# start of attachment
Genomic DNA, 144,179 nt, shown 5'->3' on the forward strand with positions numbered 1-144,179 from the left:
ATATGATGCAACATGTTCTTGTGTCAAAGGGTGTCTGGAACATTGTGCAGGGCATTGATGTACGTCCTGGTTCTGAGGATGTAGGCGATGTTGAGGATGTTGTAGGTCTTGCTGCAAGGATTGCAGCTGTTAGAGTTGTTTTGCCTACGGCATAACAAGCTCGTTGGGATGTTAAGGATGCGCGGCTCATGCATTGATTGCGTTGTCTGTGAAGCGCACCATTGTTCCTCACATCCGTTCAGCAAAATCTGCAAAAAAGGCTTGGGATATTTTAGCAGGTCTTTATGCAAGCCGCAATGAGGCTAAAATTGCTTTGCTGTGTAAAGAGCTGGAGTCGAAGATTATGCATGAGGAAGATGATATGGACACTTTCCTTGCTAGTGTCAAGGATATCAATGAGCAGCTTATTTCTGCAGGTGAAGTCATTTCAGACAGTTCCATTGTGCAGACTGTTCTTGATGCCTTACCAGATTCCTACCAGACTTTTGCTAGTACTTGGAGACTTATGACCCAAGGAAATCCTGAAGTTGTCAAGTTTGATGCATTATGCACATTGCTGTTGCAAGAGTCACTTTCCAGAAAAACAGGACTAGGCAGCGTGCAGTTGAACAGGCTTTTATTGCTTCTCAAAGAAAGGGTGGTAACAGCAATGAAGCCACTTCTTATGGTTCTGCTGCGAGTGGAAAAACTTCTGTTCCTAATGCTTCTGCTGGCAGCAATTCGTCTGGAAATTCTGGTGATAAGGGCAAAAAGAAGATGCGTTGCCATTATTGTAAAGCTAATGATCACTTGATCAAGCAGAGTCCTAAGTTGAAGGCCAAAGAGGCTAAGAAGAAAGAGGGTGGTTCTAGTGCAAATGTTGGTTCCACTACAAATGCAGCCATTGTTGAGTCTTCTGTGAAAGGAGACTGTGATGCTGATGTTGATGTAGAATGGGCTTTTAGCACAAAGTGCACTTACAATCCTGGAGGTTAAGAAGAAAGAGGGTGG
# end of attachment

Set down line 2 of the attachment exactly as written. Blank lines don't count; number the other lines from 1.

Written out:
ATATGATGCAACATGTTCTTGTGTCAAAGGGTGTCTGGAACATTGTGCAGGGCATTGATGTACGTCCTGGTTCTGAGGATGTAGGCGATGTTGAGGATGTTGTAGGTCTTGCTGCAAGGATTGCAGCTGTTAGAGTTGTTTTGCCTACGGCATAACAAGCTCGTTGGGATGTTAAGGATGCGCGGCTCATGCATTGATTGCGTTGTCTGTGAAGCGCACCATTGTTCCTCACATCCGTTCAGCAAAATCTGCAAAAAAGGCTTGGGATATTTTAGCAGGTCTTTATGCAAGCCGCAATGAGGCTAAAATTGCTTTGCTGTGTAAAGAGCTGGAGTCGAAGATTATGCATGAGGAAGATGATATGGACACTTTCCTTGCTAGTGTCAAGGATATCAATGAGCAGCTTATTTCTGCAGGTGAAGTCATTTCAGACAGTTCCATTGTGCAGACTGTTCTTGATGCCTTACCAGATTCCTACCAGACTTTTGCTAGTACTTGGAGACTTATGACCCAAGGAAATCCTGAAGTTGTCAAGTTTGATGCATTATGCACATTGCTGTTGCAAGAGTCACTTTCCAGAAAAACAGGACTAGGCAGCGTGCAGTTGAACAGGCTTTTATTGCTTCTCAAAGAAAGGGTGGTAACAGCAATGAAGCCACTTCTTATGGTTCTGCTGCGAGTGGAAAAACTTCTGTTCCTAATGCTTCTGCTGGCAGCAATTCGTCTGGAAATTCTGGTGATAAGGGCAAAAAGAAGATGCGTTGCCATTATTGTAAAGCTAATGATCACTTGATCAAGCAGAGTCCTAAGTTGAAGGCCAAAGAGGCTAAGAAGAAAGAGGGTGGTTCTAGTGCAAATGTTGGTTCCACTACAAATGCAGCCATTGTTGAGTCTTCTGTGAAAGGAGACTGTGATGCTGATGTTGATGTAGAATGGGCTTTTAGCACAAAGTGCACTTACAATCCTGGAGGTTAAGAAGAAAGAGGGTGG